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Streets, fields remain flooded in Greeley

By: The Associated Press
June 3, 2014 Updated: June 3, 2014 at 8:08 pm
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Tony Stansbury, left, and Robert Villa push a canoe with office material they recovered from DBE Manufacturing Company in Greeley, Colo., on Tuesday, June 3, 2014. Homes and businesses on the east side of Greeley were flooded as water from spring runoff makes its way down the Poudre River (AP Photo/Ed Andrieski)

GREELEY — Some streets and fields remain flooded in Greeley as the spring runoff continued to push the Poudre River over its banks on Tuesday.

The water reached 9.16 feet, over a foot above flood stage, around midday. That's just above the previous crest record for the river set in 2010, the National Weather Service said.

The flooding was making it harder to drive around the city, although some drivers disregarded warnings to stay off closed roads.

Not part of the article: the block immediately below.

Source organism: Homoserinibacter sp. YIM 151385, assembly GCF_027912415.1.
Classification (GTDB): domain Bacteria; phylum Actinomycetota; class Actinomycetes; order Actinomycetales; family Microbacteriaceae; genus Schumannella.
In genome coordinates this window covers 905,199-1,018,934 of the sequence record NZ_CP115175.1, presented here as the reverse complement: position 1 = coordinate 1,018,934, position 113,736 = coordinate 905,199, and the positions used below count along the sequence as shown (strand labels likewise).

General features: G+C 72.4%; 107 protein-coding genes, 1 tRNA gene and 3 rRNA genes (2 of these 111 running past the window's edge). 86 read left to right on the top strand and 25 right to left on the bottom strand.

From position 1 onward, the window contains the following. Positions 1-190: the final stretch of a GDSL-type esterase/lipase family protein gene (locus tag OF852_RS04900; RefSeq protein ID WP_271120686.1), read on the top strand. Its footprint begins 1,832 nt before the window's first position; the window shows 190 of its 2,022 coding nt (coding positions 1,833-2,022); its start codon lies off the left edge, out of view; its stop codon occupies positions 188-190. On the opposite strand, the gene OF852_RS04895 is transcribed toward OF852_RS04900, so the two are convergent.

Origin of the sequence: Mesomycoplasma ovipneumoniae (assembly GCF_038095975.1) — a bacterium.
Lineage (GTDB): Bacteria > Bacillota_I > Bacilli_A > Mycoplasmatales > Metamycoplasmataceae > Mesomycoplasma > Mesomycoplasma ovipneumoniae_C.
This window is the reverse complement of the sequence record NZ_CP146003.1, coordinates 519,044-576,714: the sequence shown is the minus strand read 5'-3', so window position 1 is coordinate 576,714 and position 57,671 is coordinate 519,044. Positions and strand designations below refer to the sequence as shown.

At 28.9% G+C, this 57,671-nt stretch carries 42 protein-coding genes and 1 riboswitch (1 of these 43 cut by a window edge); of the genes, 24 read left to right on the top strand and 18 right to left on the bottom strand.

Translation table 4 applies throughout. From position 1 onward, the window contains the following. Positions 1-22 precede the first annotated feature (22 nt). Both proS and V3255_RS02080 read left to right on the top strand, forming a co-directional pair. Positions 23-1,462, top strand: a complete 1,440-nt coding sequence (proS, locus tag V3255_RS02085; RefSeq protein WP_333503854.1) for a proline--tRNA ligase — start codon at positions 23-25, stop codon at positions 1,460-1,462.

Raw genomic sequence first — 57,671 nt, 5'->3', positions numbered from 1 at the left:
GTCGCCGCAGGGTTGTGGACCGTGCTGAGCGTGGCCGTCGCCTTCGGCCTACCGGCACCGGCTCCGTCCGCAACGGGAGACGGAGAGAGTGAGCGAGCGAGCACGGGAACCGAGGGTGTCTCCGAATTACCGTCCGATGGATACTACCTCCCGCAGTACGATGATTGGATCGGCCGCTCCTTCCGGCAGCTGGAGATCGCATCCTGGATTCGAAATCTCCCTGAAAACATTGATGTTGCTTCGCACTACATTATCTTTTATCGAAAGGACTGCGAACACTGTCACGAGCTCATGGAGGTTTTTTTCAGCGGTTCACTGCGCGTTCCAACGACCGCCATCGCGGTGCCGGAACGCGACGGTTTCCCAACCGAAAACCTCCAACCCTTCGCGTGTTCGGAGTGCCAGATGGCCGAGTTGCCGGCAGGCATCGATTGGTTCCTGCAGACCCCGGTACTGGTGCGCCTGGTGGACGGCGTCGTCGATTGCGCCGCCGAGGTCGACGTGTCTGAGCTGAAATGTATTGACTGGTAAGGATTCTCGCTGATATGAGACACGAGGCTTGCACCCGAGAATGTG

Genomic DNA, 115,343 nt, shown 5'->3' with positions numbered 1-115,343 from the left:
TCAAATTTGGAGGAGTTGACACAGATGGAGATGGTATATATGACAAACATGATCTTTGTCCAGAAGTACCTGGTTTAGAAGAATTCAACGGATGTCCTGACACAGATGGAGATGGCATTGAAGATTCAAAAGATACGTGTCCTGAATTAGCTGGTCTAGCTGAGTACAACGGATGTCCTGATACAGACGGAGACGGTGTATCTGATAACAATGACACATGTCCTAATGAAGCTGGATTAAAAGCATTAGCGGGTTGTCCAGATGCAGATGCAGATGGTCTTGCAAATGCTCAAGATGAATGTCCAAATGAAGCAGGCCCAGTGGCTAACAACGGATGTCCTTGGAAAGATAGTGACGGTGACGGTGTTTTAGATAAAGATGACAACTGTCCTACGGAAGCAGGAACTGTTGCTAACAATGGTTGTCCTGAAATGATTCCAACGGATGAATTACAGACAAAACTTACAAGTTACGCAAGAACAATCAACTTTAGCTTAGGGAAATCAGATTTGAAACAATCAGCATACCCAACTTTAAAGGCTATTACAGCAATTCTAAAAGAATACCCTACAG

Two homes were flooded this week, forcing those residents to evacuate, Greeley street superintendent Jerry Pickett said. Across the flooded street, other residents sat on the porch of a home surrounded by sandbags.

Nearby, Tony Stansbury and Robert Villa waded through waist-deep water with a canoe to recover records from DBE Manufacturing & Supply.

The Greeley Tribune reported Greeley City Councilman Charlie Archibeque caught a 10-pound carp in the driveway of his home, which was surrounded by water.

The water has been high along the Poudre for a week and levels of waterways around the state are expected to remain high for another two weeks or so as the plentiful mountain snowpack melts and fills reservoirs.

"The good news is there's water to be had but it could be a nuisance for another few weeks," National Weather Service forecaster Kyle Fredin said.

The South Platte Basin, which includes the Poudre, was listed as being nearly 300 percent of its average level as of last week.

In western Colorado, the spring runoff was creating a wave known as "Big Sur" in the Colorado River, drawing kayakers and paddle boarders to DeBeque Canyon.

The Daily Sentinel reports that the wave develops when water flows over a submerged bridge reach at least 20,000 cubic feet per second. The last time the wave appeared was in 2011.

Things are much drier in the state's southeastern and southwestern corners, where fire and blowing dust warnings were posted Tuesday.

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